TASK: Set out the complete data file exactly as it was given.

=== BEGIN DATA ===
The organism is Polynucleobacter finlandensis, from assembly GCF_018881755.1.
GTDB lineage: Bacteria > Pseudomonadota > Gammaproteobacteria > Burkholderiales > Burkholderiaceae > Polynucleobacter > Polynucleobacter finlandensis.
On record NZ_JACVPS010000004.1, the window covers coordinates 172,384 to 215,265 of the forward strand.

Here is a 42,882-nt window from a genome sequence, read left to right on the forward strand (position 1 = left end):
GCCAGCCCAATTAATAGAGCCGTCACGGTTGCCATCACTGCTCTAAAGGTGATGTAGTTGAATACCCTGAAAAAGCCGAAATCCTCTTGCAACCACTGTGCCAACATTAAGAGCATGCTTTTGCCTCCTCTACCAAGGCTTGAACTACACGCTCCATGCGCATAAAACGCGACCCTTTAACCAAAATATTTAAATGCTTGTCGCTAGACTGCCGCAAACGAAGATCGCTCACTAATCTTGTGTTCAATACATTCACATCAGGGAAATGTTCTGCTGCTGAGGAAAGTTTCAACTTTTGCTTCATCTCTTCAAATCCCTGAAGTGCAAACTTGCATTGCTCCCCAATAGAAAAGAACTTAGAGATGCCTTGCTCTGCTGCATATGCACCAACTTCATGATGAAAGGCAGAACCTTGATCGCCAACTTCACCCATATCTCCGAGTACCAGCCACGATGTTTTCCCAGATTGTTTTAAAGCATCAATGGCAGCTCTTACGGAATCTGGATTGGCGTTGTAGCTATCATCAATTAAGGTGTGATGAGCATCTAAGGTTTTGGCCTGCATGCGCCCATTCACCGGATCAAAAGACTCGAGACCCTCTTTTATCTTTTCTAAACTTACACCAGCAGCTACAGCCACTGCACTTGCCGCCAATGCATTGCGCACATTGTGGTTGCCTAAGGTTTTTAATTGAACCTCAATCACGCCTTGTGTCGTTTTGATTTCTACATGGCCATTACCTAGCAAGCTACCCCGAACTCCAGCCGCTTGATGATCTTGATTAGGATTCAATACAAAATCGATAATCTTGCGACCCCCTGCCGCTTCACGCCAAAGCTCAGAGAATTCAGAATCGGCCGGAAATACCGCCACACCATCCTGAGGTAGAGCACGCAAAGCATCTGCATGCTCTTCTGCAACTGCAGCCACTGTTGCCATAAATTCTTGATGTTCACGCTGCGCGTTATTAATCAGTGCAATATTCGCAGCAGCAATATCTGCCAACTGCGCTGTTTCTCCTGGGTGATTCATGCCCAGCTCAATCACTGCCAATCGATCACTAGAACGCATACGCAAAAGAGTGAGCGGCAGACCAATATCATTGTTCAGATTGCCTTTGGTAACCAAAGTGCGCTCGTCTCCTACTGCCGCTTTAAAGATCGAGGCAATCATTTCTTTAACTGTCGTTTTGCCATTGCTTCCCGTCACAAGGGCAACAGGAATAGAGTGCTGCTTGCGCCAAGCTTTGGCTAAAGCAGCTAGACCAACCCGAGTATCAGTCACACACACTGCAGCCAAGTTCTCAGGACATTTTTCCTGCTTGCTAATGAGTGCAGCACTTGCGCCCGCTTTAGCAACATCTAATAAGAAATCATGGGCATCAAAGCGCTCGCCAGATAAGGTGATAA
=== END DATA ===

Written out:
The organism is Polynucleobacter finlandensis, from assembly GCF_018881755.1.
GTDB lineage: Bacteria > Pseudomonadota > Gammaproteobacteria > Burkholderiales > Burkholderiaceae > Polynucleobacter > Polynucleobacter finlandensis.
On record NZ_JACVPS010000004.1, the window covers coordinates 172,384 to 215,265 of the forward strand.

Here is a 42,882-nt window from a genome sequence, read left to right on the forward strand (position 1 = left end):
GCCAGCCCAATTAATAGAGCCGTCACGGTTGCCATCACTGCTCTAAAGGTGATGTAGTTGAATACCCTGAAAAAGCCGAAATCCTCTTGCAACCACTGTGCCAACATTAAGAGCATGCTTTTGCCTCCTCTACCAAGGCTTGAACTACACGCTCCATGCGCATAAAACGCGACCCTTTAACCAAAATATTTAAATGCTTGTCGCTAGACTGCCGCAAACGAAGATCGCTCACTAATCTTGTGTTCAATACATTCACATCAGGGAAATGTTCTGCTGCTGAGGAAAGTTTCAACTTTTGCTTCATCTCTTCAAATCCCTGAAGTGCAAACTTGCATTGCTCCCCAATAGAAAAGAACTTAGAGATGCCTTGCTCTGCTGCATATGCACCAACTTCATGATGAAAGGCAGAACCTTGATCGCCAACTTCACCCATATCTCCGAGTACCAGCCACGATGTTTTCCCAGATTGTTTTAAAGCATCAATGGCAGCTCTTACGGAATCTGGATTGGCGTTGTAGCTATCATCAATTAAGGTGTGATGAGCATCTAAGGTTTTGGCCTGCATGCGCCCATTCACCGGATCAAAAGACTCGAGACCCTCTTTTATCTTTTCTAAACTTACACCAGCAGCTACAGCCACTGCACTTGCCGCCAATGCATTGCGCACATTGTGGTTGCCTAAGGTTTTTAATTGAACCTCAATCACGCCTTGTGTCGTTTTGATTTCTACATGGCCATTACCTAGCAAGCTACCCCGAACTCCAGCCGCTTGATGATCTTGATTAGGATTCAATACAAAATCGATAATCTTGCGACCCCCTGCCGCTTCACGCCAAAGCTCAGAGAATTCAGAATCGGCCGGAAATACCGCCACACCATCCTGAGGTAGAGCACGCAAAGCATCTGCATGCTCTTCTGCAACTGCAGCCACTGTTGCCATAAATTCTTGATGTTCACGCTGCGCGTTATTAATCAGTGCAATATTCGCAGCAGCAATATCTGCCAACTGCGCTGTTTCTCCTGGGTGATTCATGCCCAGCTCAATCACTGCCAATCGATCACTAGAACGCATACGCAAAAGAGTGAGCGGCAGACCAATATCATTGTTCAGATTGCCTTTGGTAACCAAAGTGCGCTCGTCTCCTACTGCCGCTTTAAAGATCGAGGCAATCATTTCTTTAACTGTCGTTTTGCCATTGCTTCCCGTCACAAGGGCAACAGGAATAGAGTGCTGCTTGCGCCAAGCTTTGGCTAAAGCAGCTAGACCAACCCGAGTATCAGTCACACACACTGCAGCCAAGTTCTCAGGACATTTTTCCTGCTTGCTAATGAGTGCAGCACTTGCGCCCGCTTTAGCAACATCTAATAAGAAATCATGGGCATCAAAGCGCTCGCCAGATAAGGTGATAA